Irish Blog Whacked

Saturday, July 13, 2013


An in-depth analysis of
Stanley Kubrick’s
Text copyright © by Rob Ager 2010

Kubrick rarely engaged in published exchanges with his critics. His silence alone tended to render his detractors as irrelevant. For the most part he kept this up even during the controversy over ACO, where as most film makers would be out shouting about the merits of their work and the nobility of their intentions.
However, there was a notable exception. The heavyweight political writer Fred M. Hechinger wrote an attack on Kubrick’s ACO, claiming that the film supports fascism. The full article by Hechinger can be read at this link (scroll to the bottom portion of the linked page) on the excellent Kubrick Site. Personally, I found the article to be typically vague political rhetoric – high on ideological posing and almost completely lacking in supporting evidence.
However, people often rate arguments based upon who is speaking rather than what is being said. Probably being well aware of this, Kubrick took Hechinger on publicly like a chess opponent. His lengthy response letter, published in the New York Times in 1972, puts Hechinger’s arguments succinctly into the context they deserve. He cites Hechinger’s second hand writing approach(his regurgitation of other journalists’ work without any original research or direct reference to the source film content), his“alarmist” opposition to artists’ free speech and promotion of censorship, and examples of other respected journalists’ and political writers who had written articles completely at odds with Hechinger’s assertions. In citing such a variety of literary sources Kubrick further revealed his own fascination with philosophy, politics and social sciences. Kubrick’s full response can also be read at the above link to the Hechinger article and was published again in the Stanley Kubrick Archives book.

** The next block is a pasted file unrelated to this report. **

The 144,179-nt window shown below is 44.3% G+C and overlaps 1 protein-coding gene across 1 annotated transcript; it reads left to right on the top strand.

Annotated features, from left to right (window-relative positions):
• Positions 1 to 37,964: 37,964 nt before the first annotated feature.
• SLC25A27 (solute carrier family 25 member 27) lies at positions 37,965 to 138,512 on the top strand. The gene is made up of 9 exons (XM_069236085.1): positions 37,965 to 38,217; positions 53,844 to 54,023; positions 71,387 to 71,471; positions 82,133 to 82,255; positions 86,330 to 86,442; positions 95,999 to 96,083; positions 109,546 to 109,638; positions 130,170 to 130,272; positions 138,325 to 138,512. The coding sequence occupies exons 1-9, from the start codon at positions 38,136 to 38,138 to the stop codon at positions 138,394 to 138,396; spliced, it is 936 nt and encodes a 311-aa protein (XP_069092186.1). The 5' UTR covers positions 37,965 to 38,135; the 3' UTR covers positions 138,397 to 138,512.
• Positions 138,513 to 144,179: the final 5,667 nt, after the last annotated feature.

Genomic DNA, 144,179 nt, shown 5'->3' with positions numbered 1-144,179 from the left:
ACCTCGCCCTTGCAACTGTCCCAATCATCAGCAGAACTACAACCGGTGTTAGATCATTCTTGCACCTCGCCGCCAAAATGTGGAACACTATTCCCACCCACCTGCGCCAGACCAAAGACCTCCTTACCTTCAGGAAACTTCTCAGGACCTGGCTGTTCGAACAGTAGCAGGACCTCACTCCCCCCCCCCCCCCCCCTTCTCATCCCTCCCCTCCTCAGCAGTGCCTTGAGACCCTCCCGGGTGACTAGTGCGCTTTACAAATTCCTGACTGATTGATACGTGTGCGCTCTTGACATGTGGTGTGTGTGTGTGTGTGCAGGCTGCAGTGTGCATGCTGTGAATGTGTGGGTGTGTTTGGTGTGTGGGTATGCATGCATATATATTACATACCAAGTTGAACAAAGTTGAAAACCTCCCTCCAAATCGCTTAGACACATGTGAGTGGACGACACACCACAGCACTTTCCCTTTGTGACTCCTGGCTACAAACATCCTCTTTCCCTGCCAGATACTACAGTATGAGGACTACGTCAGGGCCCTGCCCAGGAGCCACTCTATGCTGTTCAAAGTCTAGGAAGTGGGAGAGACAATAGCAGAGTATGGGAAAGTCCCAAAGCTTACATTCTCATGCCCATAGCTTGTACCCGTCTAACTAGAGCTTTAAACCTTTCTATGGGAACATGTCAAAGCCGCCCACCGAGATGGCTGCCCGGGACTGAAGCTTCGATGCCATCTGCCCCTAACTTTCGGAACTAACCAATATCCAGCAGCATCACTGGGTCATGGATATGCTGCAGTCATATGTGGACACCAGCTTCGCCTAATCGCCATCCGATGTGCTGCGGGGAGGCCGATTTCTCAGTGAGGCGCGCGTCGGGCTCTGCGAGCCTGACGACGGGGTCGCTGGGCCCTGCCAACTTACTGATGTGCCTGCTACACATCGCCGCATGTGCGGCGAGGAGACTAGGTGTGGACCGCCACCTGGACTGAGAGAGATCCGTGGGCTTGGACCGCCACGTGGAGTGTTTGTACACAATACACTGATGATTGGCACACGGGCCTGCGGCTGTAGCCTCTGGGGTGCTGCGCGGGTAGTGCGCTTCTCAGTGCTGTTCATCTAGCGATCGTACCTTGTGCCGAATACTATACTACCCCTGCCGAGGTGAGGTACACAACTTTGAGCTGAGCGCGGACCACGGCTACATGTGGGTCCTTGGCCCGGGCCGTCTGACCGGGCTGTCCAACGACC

Getting back to our task here, there is a particular section of Kubrick’s response to Hechinger in which the director explicitly reveals one of ACO’s social themes.
Hechinger is probably quite sincere in what he feels. But what the witness feels, as the judge said, is not evidence -- the more so when the charge is one of purveying "the essence of fascism."